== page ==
OPINION

'Zero Dark Thirty' and the role of lawyers

Torture is wrong — morally and legally. Why, then, do we continue to focus on whether it is effective or not?

, The National Law Journal

   | 2 Comments

Torture is wrong — morally and legally. Why, then, do we continue to focus on whether it is effective or not?

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What's being said

  • Brian L

    OK, so let's agree that waterboarding is torture. President Obama and AG Holder are still practicing "Extraordinary Rendition": kidnapping people off the streets to fly them off to Algeria so that country's spies can pull their fingernails out and beat confessions out of them. Where is Professor Rayner demanding war crimes trials for Mssrs. Obama and Holder. Oh, right, she "has concerns" and "does not support". Right. It's another case of BUBGUO: Bad Under Bush, Good (or at least OK) Under Obama.

  • ColorBlindJustice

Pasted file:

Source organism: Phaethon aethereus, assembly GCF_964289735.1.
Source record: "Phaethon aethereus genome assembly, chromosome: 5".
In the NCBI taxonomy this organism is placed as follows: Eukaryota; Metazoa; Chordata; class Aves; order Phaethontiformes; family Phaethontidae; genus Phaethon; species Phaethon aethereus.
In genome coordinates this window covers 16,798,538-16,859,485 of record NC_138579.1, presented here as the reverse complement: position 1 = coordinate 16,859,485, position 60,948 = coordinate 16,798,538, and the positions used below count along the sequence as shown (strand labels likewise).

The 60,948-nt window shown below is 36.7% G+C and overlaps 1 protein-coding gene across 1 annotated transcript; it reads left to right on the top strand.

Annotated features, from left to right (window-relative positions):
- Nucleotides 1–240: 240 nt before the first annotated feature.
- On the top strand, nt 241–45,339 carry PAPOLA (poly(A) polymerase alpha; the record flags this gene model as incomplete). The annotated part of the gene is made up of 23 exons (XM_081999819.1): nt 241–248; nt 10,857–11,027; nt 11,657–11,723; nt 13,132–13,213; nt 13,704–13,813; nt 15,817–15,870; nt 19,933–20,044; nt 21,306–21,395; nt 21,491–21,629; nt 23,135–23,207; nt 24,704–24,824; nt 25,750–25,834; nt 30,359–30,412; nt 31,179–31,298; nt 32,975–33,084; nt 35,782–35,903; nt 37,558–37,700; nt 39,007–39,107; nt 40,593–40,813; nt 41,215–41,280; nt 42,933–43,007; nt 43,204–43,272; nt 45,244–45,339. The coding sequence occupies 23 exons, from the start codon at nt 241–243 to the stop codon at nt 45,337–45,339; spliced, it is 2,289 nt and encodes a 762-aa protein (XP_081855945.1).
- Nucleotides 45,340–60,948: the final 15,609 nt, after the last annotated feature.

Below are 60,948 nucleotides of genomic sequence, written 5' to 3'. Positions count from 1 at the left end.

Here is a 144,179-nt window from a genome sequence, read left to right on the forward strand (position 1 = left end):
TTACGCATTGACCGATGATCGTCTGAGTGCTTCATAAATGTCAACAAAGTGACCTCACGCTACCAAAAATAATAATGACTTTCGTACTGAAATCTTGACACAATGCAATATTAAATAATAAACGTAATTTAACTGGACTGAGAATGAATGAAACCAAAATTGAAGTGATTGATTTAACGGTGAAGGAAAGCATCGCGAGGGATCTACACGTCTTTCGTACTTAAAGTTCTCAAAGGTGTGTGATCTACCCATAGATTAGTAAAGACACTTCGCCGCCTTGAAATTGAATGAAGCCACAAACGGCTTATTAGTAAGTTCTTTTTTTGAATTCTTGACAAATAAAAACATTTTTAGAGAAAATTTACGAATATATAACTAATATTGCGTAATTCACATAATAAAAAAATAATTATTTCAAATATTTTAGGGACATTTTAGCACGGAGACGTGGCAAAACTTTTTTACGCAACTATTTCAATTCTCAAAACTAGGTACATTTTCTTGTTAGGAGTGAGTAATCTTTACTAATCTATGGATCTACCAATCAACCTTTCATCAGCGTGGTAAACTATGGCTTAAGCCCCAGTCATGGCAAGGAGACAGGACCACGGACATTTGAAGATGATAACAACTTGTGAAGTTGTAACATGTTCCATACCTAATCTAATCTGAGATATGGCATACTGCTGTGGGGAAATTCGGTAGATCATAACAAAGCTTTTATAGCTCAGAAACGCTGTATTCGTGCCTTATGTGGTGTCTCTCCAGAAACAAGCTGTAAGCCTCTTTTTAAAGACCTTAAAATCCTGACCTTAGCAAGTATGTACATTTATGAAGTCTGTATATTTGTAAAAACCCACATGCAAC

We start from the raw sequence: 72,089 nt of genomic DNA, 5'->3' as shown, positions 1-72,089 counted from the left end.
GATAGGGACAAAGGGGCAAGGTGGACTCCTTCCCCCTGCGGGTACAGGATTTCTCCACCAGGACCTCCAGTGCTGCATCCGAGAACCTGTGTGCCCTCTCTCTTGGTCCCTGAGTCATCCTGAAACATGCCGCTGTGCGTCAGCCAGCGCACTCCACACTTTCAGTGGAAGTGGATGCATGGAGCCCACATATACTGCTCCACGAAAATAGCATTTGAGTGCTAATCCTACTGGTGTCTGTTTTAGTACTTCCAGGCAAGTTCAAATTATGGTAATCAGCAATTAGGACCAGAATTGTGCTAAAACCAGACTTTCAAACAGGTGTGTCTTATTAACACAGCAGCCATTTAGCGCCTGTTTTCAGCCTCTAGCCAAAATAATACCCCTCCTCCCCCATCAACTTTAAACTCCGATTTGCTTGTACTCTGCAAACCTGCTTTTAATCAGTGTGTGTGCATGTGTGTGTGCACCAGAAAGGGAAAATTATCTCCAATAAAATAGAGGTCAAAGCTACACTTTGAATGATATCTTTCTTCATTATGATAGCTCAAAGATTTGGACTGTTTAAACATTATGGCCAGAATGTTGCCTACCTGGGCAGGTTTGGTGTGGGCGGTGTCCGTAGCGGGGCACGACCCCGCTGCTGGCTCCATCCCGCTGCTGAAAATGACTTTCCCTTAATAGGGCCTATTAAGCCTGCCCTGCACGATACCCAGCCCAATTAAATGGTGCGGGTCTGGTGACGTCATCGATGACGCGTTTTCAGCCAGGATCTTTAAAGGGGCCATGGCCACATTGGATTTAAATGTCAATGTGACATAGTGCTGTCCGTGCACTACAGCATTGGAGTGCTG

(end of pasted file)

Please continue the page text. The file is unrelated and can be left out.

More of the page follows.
It sounds as if Ms. Rayner may be particularly squeamish, and that her definition of "torture" is colored by that squeamishness. Because many of us, in fact I’d suggest most of us, consider torture to be truly physical in nature. The breaking of bones, rape, electric shock, poisoning, starvation, dehydration, the application of sharp steel tools to eyelids, appendages, genitals and orifices where most of us would prefer not to have such tools applied. But keeping a cold-blooded jihadist murderer up past his bedtime with lights and loud speakers, pretending to drown him now and again, or otherwise obliging him to assume a few uncomfortable positions for extended periods hardly constitutes real torture. Admittedly, such enhanced interrogation methods are not an ideal to which we should reflexively and routinely default. But in proverbial ticking-bomb scenarios that have been considered elsewhere by the likes of civil liberties attorney Alan Dershowitz and Washington Post columnist Richard Cohen, we’d be foolishly pacifist not to assess such methods’ effectiveness and possible use.

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